The Erosion of Movie Ticket Sales Before the Pandemic

Nader Elhefnawy
3 min readMay 17, 2024

Writing in this blog in the past I have repeatedly discussed how after the collapse of theatergoing in the 1950s and 1960s North American theatergoing stabilized at about 4–5 per capita ticket sales a year.

I made that calculation over a decade ago, and it seemed to me that the situation did not change so dramatically as to compel redoing that calculation.

Reexamining the numbers for the 2010s I am no longer convinced of that. Certainly there has been nothing so dramatic as the collapse of filmgoing when Americans became TV-watchers. Still, consider these figures for 1995–2019 as split into five year periods.

In 1995–1999 the average was 4.4 tickets per capita per year.

In 2000–2004 it was 4.6.

In 2005–2009 it was 4.2.

So far, so good. Of course, after 2009 the figure fell below 4, but that was in the wake of the shock of the Great Recession, after which the figure got back up to about 4 in 2012, so it looked like the old pattern held up to that point, 4–5 trips a year plausibly remaining the norm. Still, 2012 proved the anomaly just a few short years on. When we take the two five-year blocks after 2009 as wholes, we find that in 2010–2014 the figure was just 3.8 tickets per capita, and if one could think of the number as depressed by the Great Recession, in 2015–2019 the figure was 3.6. Of course, even this rounds up to four, so that one could say that North Americans saw four movies theatrically a year, but that is not the same as 4 to 5, while within the 2015–2019 block one could see the decline continue, the figure hitting 3.4 in 2019 — a pre-pandemic low.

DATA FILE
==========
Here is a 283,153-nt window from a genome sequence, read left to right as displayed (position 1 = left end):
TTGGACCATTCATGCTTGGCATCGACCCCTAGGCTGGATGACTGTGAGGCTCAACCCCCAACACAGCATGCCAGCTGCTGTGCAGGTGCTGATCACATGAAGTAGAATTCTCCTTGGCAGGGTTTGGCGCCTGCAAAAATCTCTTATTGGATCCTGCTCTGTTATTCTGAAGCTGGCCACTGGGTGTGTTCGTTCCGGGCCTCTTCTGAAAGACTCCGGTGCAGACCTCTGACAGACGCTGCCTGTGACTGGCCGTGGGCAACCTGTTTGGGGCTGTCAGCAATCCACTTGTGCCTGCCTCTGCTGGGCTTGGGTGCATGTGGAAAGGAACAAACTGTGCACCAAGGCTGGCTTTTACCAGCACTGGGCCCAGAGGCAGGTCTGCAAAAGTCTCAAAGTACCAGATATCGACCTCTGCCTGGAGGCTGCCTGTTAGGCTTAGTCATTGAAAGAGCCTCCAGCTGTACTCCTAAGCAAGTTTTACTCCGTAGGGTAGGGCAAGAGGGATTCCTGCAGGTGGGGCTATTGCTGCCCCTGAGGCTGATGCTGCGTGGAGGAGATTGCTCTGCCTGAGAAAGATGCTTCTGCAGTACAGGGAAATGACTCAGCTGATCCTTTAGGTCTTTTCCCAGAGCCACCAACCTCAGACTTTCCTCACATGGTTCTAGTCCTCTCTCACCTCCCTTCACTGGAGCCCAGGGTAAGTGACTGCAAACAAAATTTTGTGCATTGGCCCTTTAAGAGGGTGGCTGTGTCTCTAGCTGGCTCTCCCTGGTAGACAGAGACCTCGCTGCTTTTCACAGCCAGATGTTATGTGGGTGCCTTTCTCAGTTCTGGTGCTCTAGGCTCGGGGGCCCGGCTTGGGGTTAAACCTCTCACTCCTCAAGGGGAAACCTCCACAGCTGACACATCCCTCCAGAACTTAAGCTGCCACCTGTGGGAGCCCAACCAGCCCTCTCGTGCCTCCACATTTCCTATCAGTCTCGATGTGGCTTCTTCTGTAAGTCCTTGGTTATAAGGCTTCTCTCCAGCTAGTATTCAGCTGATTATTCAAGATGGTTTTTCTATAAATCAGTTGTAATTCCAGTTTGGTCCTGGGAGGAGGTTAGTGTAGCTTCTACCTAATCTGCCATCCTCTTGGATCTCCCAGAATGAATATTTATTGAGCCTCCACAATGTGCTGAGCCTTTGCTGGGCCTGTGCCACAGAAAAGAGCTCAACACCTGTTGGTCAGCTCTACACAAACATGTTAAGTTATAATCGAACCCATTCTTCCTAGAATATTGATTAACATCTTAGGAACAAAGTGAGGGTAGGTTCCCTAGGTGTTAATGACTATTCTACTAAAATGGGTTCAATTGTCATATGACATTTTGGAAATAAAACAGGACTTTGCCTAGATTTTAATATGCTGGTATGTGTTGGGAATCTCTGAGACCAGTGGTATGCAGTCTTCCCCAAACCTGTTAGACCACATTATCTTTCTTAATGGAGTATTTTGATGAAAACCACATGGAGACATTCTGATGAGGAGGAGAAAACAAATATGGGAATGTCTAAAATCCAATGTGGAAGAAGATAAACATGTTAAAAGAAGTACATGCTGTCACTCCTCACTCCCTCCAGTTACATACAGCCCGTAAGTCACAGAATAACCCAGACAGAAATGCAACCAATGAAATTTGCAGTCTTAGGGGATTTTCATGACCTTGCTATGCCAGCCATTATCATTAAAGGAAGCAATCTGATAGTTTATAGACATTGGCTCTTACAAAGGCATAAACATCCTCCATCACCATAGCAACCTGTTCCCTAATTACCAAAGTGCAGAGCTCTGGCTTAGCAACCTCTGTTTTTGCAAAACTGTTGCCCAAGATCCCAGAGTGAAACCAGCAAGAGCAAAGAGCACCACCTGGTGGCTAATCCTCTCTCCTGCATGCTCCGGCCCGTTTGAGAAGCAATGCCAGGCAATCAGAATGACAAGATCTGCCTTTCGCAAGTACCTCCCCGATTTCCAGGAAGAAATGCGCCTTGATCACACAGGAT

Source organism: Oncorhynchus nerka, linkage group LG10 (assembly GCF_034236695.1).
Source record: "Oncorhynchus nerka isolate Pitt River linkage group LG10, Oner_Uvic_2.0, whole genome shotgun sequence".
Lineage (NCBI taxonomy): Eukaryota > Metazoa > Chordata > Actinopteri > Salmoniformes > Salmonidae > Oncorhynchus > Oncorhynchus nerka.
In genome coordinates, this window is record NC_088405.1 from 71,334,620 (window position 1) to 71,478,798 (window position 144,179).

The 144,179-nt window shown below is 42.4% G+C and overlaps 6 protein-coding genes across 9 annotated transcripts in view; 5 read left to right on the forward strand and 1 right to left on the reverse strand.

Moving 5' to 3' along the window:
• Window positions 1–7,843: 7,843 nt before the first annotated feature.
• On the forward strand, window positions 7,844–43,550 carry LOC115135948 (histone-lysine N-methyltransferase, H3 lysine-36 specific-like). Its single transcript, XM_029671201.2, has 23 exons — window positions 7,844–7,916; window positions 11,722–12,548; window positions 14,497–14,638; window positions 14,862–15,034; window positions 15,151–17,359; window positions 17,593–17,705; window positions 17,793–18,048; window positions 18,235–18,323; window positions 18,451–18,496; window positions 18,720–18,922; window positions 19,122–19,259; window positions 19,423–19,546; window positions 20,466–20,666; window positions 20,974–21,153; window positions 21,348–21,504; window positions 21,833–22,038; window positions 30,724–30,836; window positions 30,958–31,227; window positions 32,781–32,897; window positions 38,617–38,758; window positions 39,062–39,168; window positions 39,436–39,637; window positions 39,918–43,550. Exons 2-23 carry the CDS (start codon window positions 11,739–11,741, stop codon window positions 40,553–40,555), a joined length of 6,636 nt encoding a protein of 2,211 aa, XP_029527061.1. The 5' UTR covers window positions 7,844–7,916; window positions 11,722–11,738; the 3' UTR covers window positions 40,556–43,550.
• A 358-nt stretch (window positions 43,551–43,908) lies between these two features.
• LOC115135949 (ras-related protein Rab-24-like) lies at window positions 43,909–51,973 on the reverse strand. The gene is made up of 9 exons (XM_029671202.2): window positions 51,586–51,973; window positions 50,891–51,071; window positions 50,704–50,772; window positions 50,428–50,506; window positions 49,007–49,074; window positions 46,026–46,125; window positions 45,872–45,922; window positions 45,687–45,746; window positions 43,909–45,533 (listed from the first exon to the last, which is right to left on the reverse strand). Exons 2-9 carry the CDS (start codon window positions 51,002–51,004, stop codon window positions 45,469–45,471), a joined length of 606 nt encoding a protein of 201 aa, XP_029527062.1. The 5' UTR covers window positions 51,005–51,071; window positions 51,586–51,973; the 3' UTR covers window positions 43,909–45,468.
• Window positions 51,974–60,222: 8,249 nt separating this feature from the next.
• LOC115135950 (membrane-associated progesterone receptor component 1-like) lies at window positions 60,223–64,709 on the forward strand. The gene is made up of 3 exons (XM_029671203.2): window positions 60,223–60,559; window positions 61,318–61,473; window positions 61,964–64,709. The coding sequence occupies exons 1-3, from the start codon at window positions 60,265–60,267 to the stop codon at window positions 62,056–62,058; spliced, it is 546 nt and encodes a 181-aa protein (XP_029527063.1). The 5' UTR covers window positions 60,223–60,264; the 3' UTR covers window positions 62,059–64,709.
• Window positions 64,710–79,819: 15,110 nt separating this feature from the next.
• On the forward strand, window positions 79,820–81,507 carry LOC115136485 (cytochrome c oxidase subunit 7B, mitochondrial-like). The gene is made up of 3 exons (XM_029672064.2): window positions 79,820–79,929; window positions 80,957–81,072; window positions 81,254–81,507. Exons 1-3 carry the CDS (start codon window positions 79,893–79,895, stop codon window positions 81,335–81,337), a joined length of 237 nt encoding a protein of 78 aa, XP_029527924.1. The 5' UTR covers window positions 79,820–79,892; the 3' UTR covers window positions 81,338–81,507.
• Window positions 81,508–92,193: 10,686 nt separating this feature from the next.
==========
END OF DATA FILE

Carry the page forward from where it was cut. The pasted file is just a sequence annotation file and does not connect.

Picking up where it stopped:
The shift from 4–5 in 1995–2009 to 3–4 in 2010–2019, a slippage of one trip a year, can seem a small thing relative to the drop in the ’50s and ’60s from thirty per capita movie tickets a year to just four. But proportionately it is still quite a bit, a decline of a fifth or a quarter from what it had been in the early 2000s to the late 2010s.

Of course, 3.6 per capita ticket sales, or even 3.4, is now quite a bit more than the business Hollywood is doing. In 2023, which plausibly looked like the “new normal” for the industry in light of moviegoers’ habits and the abundance of major releases on offer, ticket sales were more like 2.2 per capita — 2 to 2.5 rather than 3 to 4, another big drop, which may not represent the end of the fall. After all, 2 to 2.5 per capita ticket sales a year still indicates a good deal more moviegoing than we see in some other advanced industrialized countries (in Germany and Japan it is more like 1–2), suggesting that still less is far from implausible, while the factors that are driving moviegoing down continue, not least competition from other sources of entertainment (why not just stay home and watch streaming?), and of course, the reality that Hollywood’s model for making hits seems to be in a state of collapse, with any shift to a successful new model at best in its earliest stages — and very possibly pure fantasy in the face of the financial, technological and cultural trend.

Originally published at



Nader Elhefnawy

Nader Elhefnawy is the author of the thriller The Shadows of Olympus. Besides Medium, you can find him online at his personal blog, Raritania.